He might not have seemed the obvious “breezer” in pedigree terms. He was by the German Derby winner – by 11 lengths! – Sea The Moon who won four of five career starts with his only defeat coming as a 2-1 on shot in his last run in the Grosser Preis von Baden. The four-year-old winner there, Ivanhowe, was later a multiple Group 1 winner in Australia.

King didn’t waste any time with his May purchase. Tritonic had his first start in July as an unconsidered 50-1 outsider for a Haydock 7f novice race and, bar taking a false step in the closing stages, could have been even nearer than fourth place, less than a length behind the winner.

He built on that with wins at Ffos Las in August and Newbury in September and was only a 6-1 chance when fifth to Max Vega in the Group 3 Zetland Stakes over 10 furlongs at Newmarket in October. Placed in four of his five attempts – including first time out at Royal Ascot – in good-class handicaps as a three-year-old, he had the benefit of experience without being over-raced. So when the trainer turned Tritonic to hurdling he already looked the finished article.

With two Triumph Hurdle winners, Penzance and Katchit - who as a five-year-old followed up in the Champion Hurdle - to his credit, King certainly knows what’s needed and, after welcoming his winner on Saturday, there was only one race on his mind.

Another of the Kempton winners that interests me is Cape Gentleman who travelled over from Ireland to win the Dovecote Hurdle in determined style after a tussle with the Dan Skelton-trained Calico, a decent horse in Germany before making an easy winning UK debut at Ludlow.

Cape Gentleman started out in the Nicolas Clement stable after being sourced as a yearling at Arqana’s Deauville sale by the trainer and his sales associate Tina Rau for €20k. After three runs and one win he was back at the company’s Saint-Cloud venue where Emmet Mullins bought him for €80k on behalf of owner Margaret O’Rourke.

It’s uncanny that Tritonic and Cape Gentleman had such similar increases in value between sales and are rated 1lb apart on the Flat: second time out for Mullins in the Irish Cesarewitch at The Curragh last September Cape Gentleman showed tremendous stamina and determination to win by a couple of lengths in a field of 20 after which his mark was increased from 85 to 100.

First time over hurdles he won well at Punchestown but then, in Grade 1 company over two and three-quarter miles at Leopardstown’s Dublin Festival three weeks ago, he was pulled up. That he could recover from those exertions and put in such a good performance within such a short time and back at two miles is testimony both to the horse’s constitution and his trainer’s skill.

Cape Gentleman has two Cheltenham engagements and is a 25-1 chance for both. With the run guarantee in many places, I reckon there will be worse each-way shots at considerably shorter odds on the day. Just two weeks to go.

I’d actually been asked to go to a friend’s house to do an on-the-day hosting of one of the days at the Festival for some of his pals who play for a Premier League team and love their racing. That was great at any rate until spoil-sport Mrs S pointed out that it was still illegal – and no doubt one of the lads would live stream the event, ensuring big fines all round. I had regretfully to decline.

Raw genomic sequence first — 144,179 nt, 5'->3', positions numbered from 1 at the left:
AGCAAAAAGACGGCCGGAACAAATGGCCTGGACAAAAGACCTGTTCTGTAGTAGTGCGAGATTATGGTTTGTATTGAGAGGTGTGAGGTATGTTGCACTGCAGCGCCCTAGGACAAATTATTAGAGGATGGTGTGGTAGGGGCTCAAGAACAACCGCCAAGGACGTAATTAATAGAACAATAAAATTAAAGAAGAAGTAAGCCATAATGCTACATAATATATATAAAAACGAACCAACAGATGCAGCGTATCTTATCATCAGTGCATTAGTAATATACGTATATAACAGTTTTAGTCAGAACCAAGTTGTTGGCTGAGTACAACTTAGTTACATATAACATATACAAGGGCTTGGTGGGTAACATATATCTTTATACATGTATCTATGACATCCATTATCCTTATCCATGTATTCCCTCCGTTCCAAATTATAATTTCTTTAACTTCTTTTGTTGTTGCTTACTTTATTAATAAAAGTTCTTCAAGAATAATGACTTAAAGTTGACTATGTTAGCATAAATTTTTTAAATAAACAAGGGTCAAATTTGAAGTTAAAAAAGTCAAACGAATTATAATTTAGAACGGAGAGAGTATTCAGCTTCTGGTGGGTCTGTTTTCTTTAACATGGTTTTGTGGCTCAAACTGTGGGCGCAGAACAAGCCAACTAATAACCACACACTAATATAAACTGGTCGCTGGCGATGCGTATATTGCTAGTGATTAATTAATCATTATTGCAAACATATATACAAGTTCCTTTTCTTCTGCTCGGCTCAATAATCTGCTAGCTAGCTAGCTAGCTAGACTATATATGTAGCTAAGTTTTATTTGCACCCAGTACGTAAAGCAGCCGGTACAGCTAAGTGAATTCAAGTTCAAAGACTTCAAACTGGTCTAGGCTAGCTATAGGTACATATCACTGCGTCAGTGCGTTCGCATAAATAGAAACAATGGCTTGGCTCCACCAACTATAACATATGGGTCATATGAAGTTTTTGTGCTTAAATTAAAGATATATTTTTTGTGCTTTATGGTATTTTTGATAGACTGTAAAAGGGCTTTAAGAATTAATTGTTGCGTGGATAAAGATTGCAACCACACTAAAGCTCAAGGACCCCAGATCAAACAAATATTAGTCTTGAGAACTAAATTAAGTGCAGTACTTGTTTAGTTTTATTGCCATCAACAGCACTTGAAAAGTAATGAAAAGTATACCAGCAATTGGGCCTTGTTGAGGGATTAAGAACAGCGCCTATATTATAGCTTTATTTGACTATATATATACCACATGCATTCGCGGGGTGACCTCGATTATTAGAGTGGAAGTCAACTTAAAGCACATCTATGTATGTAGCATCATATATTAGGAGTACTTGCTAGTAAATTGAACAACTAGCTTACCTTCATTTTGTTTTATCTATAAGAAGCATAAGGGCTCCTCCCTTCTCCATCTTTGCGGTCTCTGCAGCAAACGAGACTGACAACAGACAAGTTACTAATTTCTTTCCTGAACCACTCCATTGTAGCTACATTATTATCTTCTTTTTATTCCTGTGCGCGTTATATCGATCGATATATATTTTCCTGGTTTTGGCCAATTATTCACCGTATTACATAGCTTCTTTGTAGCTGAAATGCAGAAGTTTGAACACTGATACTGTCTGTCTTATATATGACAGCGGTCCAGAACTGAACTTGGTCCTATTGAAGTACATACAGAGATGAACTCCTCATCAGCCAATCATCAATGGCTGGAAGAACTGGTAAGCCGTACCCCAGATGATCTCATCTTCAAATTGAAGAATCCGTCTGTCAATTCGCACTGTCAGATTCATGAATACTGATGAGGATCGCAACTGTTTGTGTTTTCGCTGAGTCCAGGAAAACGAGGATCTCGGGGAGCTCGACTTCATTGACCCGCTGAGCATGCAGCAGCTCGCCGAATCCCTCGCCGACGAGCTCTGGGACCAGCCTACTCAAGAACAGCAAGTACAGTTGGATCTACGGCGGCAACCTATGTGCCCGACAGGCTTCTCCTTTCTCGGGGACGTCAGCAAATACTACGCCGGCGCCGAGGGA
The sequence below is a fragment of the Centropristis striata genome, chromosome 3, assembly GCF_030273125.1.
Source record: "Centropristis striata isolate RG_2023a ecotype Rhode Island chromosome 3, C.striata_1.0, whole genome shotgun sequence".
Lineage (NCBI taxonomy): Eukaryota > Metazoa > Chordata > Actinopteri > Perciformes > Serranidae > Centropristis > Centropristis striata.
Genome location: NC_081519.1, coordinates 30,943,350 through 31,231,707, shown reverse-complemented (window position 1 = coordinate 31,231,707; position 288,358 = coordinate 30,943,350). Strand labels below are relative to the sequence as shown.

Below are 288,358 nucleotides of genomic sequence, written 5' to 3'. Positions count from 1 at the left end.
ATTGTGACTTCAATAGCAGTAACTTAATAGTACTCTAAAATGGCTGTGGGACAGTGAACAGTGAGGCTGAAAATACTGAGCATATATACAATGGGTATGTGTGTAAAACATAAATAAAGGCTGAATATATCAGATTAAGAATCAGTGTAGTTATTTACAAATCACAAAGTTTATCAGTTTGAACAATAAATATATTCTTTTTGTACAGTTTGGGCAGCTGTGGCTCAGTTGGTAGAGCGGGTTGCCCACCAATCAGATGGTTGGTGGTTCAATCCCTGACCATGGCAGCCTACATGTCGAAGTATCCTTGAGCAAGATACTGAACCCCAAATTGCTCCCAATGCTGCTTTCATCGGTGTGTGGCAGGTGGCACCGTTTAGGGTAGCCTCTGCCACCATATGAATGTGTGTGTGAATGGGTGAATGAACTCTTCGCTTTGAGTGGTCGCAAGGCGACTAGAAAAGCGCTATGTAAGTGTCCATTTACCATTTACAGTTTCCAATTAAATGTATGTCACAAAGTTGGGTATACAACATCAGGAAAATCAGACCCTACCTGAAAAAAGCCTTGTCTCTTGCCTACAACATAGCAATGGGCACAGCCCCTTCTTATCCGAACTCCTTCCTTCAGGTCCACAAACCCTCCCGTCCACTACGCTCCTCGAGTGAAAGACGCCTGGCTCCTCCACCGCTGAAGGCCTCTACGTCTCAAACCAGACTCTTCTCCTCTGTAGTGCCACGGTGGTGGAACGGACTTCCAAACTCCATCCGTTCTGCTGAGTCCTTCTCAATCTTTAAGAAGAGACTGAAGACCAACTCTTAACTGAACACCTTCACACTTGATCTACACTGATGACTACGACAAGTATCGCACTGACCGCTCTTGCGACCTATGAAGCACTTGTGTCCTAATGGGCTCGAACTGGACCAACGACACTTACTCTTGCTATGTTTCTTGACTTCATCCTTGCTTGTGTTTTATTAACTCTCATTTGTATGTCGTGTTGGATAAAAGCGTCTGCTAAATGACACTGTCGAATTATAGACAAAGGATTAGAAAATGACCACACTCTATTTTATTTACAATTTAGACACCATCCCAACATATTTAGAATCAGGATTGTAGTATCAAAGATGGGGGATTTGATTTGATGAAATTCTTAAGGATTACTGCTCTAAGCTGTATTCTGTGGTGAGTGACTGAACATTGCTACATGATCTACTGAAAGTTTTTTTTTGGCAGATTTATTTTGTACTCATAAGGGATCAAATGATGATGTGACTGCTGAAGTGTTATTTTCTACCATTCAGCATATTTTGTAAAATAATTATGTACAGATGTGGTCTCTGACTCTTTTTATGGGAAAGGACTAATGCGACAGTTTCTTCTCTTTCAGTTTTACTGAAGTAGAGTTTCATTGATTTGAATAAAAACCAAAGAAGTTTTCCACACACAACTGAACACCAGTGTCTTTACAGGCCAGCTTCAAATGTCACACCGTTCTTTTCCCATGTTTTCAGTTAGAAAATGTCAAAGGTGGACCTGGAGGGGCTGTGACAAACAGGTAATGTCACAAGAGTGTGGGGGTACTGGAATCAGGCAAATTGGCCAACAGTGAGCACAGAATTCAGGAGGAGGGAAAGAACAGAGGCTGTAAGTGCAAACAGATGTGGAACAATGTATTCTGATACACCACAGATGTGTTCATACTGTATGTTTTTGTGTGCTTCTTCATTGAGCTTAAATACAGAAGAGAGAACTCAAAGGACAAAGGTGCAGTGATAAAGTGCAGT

- TS

Mighty Gurkha battles to Kempton victory

Mighty Gurkha showed all his battling qualities to prevail in the Unibet 3 Uniboosts A Day Conditions Stakes at Kempton Park.

The latest fast-track qualifier for All-Weather Championships Finals Day at Lingfield on Good Friday looked a well-contested affair, despite just the five starters – and that is how it played out.

Hollie Doyle and the Archie Watson-trained Mighty Gurkha (11-4) led from the outset, but were headed by Zamaani before fighting back for a neck success over the 13-8 favourite. The previously-unbeaten Bravado was another length and a half away in third.

A delighted Doyle told Racing TV: “It was an excellent performance. He pinged the gates and I managed to get an easy enough lead for the first half of the race. Jack (Mitchell, on Zamaani) took me on early enough and we got into a bit of a battle.

“I got headed and felt like I was beat a furlong out, but he stuck his neck out and ran very well to the line.

“I felt he was giving me his all and that I’d take a bit of beating once I got that position and controlled it – he showed a great attitude to get his head back in front.”

Victory for Mighty Gurkha was the second leg of a quick double for Doyle, who also struck on Twilight Madness (3-1) for Simon Hodgson.

King George will be run behind closed doors

Kempton’s Ladbrokes Christmas Festival will be staged behind closed doors following the latest announcement from the Government on areas of England which are to move to the highest level of coronavirus restrictions.

While nearby London moved to Tier 3 earlier this week, with the Sunbury track being in Surrey – at that time in Tier 2 – a crowd of up to 2,000, albeit not racegoers from the capital itself, was still set to attend the showpiece fixture which features the King George VI Chase on Boxing Day.

However, the announcement to the House of Commons by Health Secretary Matt Hancock on Thursday that Surrey will now join Tier 3 means no crowd will be permitted.

A spokesperson for the track’s owners, Jockey Club Racecourses, said: “We know that racing fans will be disappointed to be missing out on some thrilling live action over the Christmas period, especially having only just been allowed to return to our venues in very limited numbers.

Clan Des Obeaux won last year's King George in front of packed grandstands